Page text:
K. Lovisa
K. Lovisa Hogstrom

Blog

Launching an Independent Voice on Music

This music blog is not going to be for the faint of heart.

I plan on addressing topics that are sensitive (the death of the boyband), controversial (Taylor Swift, the victim) and unique (top reasons Freddie Mercury is the greatest icon of all time).

I am not writing these posts to be the next TMZ or Rolling Stones investigative reporter. Rather, I want to dive into what it means to be authentic today, the role that public relations play in this, and how culture can improve.

 The First Time I Saw Boy George While Watching Music Videos in the Living Room with My Dad and Sister.

The First Time I Saw Boy George While Watching Music Videos in the Living Room with My Dad and Sister.

Growing up, my family taught me to appreciate a wide variety of music and to be open to the different perspectives that they had to offer.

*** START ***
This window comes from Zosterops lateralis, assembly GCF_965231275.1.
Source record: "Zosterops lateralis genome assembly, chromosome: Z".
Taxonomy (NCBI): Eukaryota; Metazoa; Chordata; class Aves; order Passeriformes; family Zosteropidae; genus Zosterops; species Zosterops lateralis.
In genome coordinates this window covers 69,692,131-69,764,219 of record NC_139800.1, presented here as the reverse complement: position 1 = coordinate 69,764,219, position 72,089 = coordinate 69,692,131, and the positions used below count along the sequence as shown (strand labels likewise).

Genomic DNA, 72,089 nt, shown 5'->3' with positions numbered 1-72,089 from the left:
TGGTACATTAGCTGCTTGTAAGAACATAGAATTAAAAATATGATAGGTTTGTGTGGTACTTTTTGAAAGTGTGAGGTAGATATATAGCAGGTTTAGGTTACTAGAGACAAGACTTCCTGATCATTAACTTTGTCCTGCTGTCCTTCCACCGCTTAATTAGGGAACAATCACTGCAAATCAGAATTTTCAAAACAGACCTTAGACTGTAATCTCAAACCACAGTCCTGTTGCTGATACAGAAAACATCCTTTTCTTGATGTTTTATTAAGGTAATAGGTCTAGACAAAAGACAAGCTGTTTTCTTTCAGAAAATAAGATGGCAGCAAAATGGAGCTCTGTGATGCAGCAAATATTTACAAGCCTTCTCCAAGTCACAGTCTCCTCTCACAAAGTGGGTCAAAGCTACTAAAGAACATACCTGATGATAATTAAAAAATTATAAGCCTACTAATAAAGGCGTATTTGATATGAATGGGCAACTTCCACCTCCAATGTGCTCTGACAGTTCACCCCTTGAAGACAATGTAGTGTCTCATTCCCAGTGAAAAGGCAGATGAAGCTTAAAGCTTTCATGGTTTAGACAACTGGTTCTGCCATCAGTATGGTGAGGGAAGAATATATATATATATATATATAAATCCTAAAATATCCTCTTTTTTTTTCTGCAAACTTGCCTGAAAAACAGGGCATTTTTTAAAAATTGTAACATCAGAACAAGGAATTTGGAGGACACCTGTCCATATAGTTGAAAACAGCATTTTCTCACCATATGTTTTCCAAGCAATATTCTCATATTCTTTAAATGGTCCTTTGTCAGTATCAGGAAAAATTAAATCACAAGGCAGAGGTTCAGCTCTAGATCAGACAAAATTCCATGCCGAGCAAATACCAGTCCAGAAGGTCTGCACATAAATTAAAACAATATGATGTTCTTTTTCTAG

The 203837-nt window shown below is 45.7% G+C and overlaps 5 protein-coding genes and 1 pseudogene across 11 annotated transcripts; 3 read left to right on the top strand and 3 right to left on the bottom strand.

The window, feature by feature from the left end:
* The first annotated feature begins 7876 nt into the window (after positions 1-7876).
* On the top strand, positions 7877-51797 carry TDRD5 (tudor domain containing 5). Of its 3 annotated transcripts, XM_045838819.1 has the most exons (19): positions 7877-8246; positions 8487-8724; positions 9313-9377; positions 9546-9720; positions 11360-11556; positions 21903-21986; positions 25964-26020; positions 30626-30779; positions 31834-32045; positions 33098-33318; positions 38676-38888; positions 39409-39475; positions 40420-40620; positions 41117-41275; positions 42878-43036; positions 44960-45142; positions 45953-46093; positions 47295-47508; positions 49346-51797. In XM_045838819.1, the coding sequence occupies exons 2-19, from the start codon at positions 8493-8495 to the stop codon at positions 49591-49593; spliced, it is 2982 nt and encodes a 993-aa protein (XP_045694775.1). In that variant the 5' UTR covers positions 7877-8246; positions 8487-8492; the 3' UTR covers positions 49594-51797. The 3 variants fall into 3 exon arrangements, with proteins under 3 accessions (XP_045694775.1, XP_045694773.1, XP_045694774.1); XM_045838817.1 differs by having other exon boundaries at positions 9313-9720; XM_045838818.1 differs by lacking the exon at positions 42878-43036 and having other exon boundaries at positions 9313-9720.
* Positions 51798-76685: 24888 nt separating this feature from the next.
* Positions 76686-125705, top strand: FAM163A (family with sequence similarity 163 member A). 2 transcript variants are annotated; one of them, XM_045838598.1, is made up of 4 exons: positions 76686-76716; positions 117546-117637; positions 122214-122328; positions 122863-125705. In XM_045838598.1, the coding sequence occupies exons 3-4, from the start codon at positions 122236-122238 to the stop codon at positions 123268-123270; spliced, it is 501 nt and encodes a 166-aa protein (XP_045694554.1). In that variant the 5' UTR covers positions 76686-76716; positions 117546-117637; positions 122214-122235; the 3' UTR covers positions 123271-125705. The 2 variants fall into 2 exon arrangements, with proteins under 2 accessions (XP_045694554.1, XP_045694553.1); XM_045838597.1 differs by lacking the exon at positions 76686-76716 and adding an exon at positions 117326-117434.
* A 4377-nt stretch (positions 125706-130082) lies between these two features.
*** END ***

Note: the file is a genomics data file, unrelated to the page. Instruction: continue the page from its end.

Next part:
My first crush was on George Harrison of The Beatles. I was so infatuated with him that when he passed away, my preschool teacher reached out to my parents to make sure I was ok.

As I grew up, my music interests evolved with what I was experiencing and other interests. I fell in love with Boy George, The Shangri-Las’ “Leader of the Pack” and Alan Jackson.

By high school I had discovered Queen and set out to learn as much as I could about Freddie Mercury.

These experiences taught me about different voices, perspectives and cultural significances of a wide variety of music.

 

Now what are my qualifications?

I am studying at the University of Oregon for a bachelor of arts degree in journalism with a major in public relations. I am also working for a minor in music studies with an unintended, but thoroughly researched focus on gender performance of glam rock.

Outside of class, I am a self-taught graphic designer, cat enthusiast and bad film lover.

Even so, my biggest qualification is my passion for music.

 

You are cordially invited

I invite you to follow this blog to experience a different perspective on the music industry. One that is heavily influenced by a diverse background in music appreciation as well as an in-depth study of one of the shortest and most influential genres of music history (more on that later).